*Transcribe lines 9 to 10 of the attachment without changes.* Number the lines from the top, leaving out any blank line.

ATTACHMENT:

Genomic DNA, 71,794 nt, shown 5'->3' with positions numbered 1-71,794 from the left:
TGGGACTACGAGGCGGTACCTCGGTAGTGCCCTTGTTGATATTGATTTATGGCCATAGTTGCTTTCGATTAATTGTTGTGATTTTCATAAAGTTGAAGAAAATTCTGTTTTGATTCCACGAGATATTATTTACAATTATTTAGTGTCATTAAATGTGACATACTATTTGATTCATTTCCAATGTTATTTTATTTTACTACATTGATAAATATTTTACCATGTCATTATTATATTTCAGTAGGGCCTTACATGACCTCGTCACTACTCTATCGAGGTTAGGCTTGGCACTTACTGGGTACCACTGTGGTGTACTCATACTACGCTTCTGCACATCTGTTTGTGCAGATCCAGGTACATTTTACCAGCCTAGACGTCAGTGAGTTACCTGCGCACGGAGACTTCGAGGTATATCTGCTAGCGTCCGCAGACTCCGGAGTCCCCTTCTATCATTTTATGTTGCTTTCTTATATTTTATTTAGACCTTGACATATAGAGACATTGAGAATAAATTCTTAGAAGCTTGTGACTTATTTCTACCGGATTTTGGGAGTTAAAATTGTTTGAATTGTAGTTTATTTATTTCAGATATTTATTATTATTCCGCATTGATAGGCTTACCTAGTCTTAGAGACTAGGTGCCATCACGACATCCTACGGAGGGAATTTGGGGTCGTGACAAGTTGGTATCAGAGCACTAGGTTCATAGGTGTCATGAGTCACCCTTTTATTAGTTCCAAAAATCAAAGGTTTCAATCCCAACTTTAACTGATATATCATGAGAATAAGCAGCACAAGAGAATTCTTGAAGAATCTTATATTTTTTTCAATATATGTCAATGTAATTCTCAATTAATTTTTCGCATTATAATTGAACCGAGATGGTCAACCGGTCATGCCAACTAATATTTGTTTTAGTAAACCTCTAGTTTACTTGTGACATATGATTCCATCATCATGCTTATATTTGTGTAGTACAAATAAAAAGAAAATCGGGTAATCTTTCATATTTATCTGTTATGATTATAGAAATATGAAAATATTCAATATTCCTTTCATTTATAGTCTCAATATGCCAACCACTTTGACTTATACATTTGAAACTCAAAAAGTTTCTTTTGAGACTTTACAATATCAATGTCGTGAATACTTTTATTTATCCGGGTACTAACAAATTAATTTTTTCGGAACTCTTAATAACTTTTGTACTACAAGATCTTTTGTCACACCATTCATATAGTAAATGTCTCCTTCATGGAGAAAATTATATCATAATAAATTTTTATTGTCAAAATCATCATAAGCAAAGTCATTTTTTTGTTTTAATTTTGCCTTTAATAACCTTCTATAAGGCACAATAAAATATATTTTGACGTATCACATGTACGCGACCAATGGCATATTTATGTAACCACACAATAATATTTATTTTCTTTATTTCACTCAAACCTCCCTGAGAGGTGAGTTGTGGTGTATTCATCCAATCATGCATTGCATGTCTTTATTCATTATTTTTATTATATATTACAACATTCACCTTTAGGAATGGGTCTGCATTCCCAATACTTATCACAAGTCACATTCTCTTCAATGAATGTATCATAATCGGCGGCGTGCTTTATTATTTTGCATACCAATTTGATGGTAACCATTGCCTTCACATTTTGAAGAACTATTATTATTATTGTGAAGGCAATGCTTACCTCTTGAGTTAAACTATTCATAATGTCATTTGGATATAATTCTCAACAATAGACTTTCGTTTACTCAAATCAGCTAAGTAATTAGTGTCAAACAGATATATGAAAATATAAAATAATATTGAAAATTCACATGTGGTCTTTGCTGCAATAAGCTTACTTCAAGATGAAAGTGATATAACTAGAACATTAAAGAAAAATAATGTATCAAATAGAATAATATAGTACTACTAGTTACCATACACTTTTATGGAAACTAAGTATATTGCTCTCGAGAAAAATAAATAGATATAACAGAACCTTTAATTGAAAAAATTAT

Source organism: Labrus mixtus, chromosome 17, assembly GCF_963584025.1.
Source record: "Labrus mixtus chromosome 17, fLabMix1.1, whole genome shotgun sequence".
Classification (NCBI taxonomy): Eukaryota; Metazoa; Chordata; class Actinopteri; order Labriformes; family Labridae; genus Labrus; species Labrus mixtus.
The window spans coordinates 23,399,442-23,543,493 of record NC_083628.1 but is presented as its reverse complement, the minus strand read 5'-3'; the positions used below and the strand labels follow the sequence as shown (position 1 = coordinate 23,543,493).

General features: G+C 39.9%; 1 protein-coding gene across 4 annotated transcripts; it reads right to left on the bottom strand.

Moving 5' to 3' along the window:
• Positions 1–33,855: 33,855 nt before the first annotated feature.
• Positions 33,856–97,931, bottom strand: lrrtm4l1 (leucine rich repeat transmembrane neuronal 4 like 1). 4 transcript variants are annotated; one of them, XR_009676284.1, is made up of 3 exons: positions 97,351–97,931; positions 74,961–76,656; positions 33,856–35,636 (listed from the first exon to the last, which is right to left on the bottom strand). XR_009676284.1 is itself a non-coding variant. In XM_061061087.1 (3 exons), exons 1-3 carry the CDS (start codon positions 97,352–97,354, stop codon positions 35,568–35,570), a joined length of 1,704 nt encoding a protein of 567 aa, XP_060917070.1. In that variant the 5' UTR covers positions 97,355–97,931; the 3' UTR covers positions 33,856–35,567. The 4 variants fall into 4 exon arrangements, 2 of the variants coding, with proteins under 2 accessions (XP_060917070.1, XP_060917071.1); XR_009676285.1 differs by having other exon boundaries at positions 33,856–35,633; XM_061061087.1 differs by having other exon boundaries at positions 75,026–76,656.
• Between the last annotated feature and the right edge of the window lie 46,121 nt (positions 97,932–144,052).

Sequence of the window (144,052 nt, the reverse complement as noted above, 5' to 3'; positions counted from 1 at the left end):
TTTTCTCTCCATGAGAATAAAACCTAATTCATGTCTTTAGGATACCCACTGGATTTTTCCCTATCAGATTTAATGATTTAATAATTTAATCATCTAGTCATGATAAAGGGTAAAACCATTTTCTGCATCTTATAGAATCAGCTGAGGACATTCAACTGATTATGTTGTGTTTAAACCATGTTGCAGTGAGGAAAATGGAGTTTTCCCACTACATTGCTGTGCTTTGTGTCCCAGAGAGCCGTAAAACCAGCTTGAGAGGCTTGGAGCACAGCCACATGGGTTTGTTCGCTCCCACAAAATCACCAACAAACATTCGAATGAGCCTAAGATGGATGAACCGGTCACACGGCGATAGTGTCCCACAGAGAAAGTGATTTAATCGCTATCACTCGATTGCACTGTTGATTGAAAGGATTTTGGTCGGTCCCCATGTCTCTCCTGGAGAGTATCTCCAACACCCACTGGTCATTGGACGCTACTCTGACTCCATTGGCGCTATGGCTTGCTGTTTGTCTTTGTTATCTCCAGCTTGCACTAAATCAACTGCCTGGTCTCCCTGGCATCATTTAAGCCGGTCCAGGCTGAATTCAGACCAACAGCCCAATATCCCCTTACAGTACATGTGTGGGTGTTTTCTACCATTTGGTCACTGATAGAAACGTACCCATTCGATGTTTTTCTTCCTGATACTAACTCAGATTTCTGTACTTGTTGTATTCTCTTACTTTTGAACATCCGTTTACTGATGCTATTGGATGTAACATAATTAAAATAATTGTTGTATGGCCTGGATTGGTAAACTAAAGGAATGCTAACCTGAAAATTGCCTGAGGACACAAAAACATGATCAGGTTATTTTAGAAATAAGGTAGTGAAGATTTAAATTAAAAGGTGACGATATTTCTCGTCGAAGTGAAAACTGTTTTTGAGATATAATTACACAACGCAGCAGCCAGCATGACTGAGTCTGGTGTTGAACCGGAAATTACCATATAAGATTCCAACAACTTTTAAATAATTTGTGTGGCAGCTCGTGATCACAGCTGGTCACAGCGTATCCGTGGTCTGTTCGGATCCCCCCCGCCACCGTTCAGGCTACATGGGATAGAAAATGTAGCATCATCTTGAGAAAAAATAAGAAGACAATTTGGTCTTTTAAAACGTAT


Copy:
• Positions 1–33,855: 33,855 nt before the first annotated feature.
• Positions 33,856–97,931, bottom strand: lrrtm4l1 (leucine rich repeat transmembrane neuronal 4 like 1). 4 transcript variants are annotated; one of them, XR_009676284.1, is made up of 3 exons: positions 97,351–97,931; positions 74,961–76,656; positions 33,856–35,636 (listed from the first exon to the last, which is right to left on the bottom strand). XR_009676284.1 is itself a non-coding variant. In XM_061061087.1 (3 exons), exons 1-3 carry the CDS (start codon positions 97,352–97,354, stop codon positions 35,568–35,570), a joined length of 1,704 nt encoding a protein of 567 aa, XP_060917070.1. In that variant the 5' UTR covers positions 97,355–97,931; the 3' UTR covers positions 33,856–35,567. The 4 variants fall into 4 exon arrangements, 2 of the variants coding, with proteins under 2 accessions (XP_060917070.1, XP_060917071.1); XR_009676285.1 differs by having other exon boundaries at positions 33,856–35,633; XM_061061087.1 differs by having other exon boundaries at positions 75,026–76,656.